Rate limit question

Discussion in 'Cisco' started by Michael Love, Oct 22, 2004.

  1. Michael Love

    Michael Love Guest

    I'm trying to find the proper way of achieving this on a 2600 series router
    running IOS 12.3(10):

    We have a good number of clients on our system, and the service that we sell
    them gives them a maximum rate of 1mpbs each. If our bandwidth to the
    internet is 10mbps, for example, that means 10 customers can get get the
    maximum rate at once. In practice, we rarely have more than a couple of
    customers performing large downloads at once.

    The previous administrator tried to enforce the 1mbps policy by setting up
    an access list like this for the subnet (the ip addresses below are just
    examples):
    access-list 101 permit ip any 10.0.0.64 0.0.0.63
    and then doing a simple traffic shape on the access-list

    This, of course, limited traffic across the subnet as a whole to 1mpbs, so
    if our available bandwidth was 10mbps and 3 customers tried to push to 1mpbs
    each, each would be limited to 333kbps, and 9mbps of our bandwidth would be
    unused. This is not what we wanted.

    Then, he set an access list where he specified each individual ip on the
    subnet separately. This, didn't work because, essentially, he just recreated
    the above access list in long-hand.

    He's tossed the job over to me, now. I'm certainly not an IOS expert, I have
    a couple of books I've been reading, as well as Cisco's webpages. I've set
    up QoS policies to help reduce the bandwidth wasted by P2P software and
    things like that, but up to now I've been working on groups of traffic
    types. Other than doing something stupid and adding 60 "traffic-shape group
    <xxx> 1000000" commands to the interface, I'm not sure what to do.

    I'm certain there's a simpler way to separately rate-limit each individual
    IP on the subnet, but I've been looking through docs and doing web searches
    for the last few hours, and found nothing to help me with this particular
    problem.

    Can anyone either explain to me how to do this, or point me in the direction
    of an appropriate example? This is driving me nuts because I'm sure there's
    a simple way to do it, and I'm overlooking it somewhere.

    Thanks!
     
    Michael Love, Oct 22, 2004
    #1
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  2. Michael Love

    Ben Guest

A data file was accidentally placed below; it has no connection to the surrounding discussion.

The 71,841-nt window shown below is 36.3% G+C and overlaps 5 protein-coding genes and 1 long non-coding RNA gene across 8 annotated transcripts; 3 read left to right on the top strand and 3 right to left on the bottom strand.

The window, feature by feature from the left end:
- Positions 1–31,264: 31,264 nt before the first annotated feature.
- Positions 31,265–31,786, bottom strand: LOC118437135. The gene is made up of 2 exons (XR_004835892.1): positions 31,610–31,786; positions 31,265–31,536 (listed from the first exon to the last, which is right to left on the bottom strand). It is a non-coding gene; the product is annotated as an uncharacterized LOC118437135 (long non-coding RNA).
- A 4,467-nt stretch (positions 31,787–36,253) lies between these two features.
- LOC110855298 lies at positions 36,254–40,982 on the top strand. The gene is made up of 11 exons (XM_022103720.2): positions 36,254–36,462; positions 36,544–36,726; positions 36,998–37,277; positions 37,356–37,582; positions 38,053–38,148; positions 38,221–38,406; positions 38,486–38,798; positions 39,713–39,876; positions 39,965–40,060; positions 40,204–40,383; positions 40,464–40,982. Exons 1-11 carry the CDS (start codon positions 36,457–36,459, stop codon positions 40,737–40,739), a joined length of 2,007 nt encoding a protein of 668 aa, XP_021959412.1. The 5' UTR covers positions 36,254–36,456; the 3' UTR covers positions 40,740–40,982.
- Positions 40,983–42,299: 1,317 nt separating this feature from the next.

Not clear exactly what you want to achieve, so I will make a couple of
    assumptions.

    Say you only want to limit each individual customer to 1Mb.
    I assume the customer come in a switch which is not qos capable. Let me know
    what switch you have as this could make things easier.

    So the problem is limiting customers outbound once their traffic has been
    aggregated. This can still be easily done using qos and your acl's


    1) Create an ACL for each customer (using named ACL's for clarity)

    ip access-list standard customer-1
    permit 10.0.0.64 0.0.0.63
    ip access-list standard customer-2
    permit ......


    2) Create a separate class-map for each customer:

    class-map match-any customer-1
    match access-group name customer-1
    class-map match-any customer-2
    etc....


    3) Create your policy-map

    policy-map cust-1mb
    class customer-1
    police cir 1000000 bc 31250
    conform-action transmit
    exceed-action drop
    class customer-2
    police cir 1000000 bc 31250
    conform-action transmit
    exceed-action drop
    class customer-3
    etc

    4) Apply the policy-map to the interface - you can do this inbound from the
    switch or outbound to the internet

    interface fastethernet 0/0 ?
    service-policy output cust-1mb

    Voila.

    show policy interface fast 0/0 to verify.

    Now, you could also be really nice and guarantee each customer a minimum of
    1mb, but distribute any extra bandwidth not being used at the time amongst
    them.
    That might not be what they paid for however :)

    - Ben

    "Michael Love" <> wrote in message
    news:417912a0$...
    > I'm trying to find the proper way of achieving this on a 2600 series

    router
    > running IOS 12.3(10):
    >
    > We have a good number of clients on our system, and the service that we

    sell
    > them gives them a maximum rate of 1mpbs each. If our bandwidth to the
    > internet is 10mbps, for example, that means 10 customers can get get the
    > maximum rate at once. In practice, we rarely have more than a couple of
    > customers performing large downloads at once.
    >
    > The previous administrator tried to enforce the 1mbps policy by setting up
    > an access list like this for the subnet (the ip addresses below are just
    > examples):
    > access-list 101 permit ip any 10.0.0.64 0.0.0.63
    > and then doing a simple traffic shape on the access-list
    >
    > This, of course, limited traffic across the subnet as a whole to 1mpbs, so
    > if our available bandwidth was 10mbps and 3 customers tried to push to

    1mpbs
    > each, each would be limited to 333kbps, and 9mbps of our bandwidth would

    be
    > unused. This is not what we wanted.
    >
    > Then, he set an access list where he specified each individual ip on the
    > subnet separately. This, didn't work because, essentially, he just

    recreated
    > the above access list in long-hand.
    >
    > He's tossed the job over to me, now. I'm certainly not an IOS expert, I